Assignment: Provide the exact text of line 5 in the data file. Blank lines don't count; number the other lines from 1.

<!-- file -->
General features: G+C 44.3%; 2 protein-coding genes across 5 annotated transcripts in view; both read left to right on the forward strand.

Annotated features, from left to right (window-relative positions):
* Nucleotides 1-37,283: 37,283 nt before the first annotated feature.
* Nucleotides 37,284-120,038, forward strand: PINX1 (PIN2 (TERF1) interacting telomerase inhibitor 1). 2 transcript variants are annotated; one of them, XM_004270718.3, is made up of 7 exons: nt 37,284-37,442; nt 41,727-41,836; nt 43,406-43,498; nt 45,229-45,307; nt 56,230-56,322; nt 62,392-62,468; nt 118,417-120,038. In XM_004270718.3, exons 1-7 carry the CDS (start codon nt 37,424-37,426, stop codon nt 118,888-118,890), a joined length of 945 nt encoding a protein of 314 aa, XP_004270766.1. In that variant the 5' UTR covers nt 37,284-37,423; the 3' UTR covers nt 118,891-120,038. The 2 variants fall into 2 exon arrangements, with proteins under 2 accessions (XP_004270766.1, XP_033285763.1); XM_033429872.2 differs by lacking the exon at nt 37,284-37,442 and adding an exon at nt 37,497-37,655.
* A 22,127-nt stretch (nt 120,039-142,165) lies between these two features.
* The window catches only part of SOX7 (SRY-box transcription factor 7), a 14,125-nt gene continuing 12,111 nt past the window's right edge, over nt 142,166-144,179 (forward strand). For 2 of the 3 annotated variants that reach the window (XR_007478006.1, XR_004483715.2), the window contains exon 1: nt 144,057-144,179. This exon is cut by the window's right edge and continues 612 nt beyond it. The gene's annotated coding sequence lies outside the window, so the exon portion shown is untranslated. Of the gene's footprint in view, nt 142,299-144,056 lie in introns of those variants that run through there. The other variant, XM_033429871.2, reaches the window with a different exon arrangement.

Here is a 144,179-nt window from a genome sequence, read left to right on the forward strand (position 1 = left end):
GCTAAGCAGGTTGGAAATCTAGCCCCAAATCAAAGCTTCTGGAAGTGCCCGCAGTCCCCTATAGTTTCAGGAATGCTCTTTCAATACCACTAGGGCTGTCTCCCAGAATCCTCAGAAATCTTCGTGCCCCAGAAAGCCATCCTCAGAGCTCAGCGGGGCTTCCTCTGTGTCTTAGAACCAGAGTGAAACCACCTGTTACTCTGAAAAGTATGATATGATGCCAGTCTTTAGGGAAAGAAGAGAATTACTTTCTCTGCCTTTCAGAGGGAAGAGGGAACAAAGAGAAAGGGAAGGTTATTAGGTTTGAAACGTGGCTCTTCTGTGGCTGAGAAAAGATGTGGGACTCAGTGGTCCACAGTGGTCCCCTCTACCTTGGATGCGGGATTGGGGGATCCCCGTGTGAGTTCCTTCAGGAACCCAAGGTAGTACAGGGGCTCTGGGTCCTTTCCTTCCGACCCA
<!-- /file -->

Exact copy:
* A 22,127-nt stretch (nt 120,039-142,165) lies between these two features.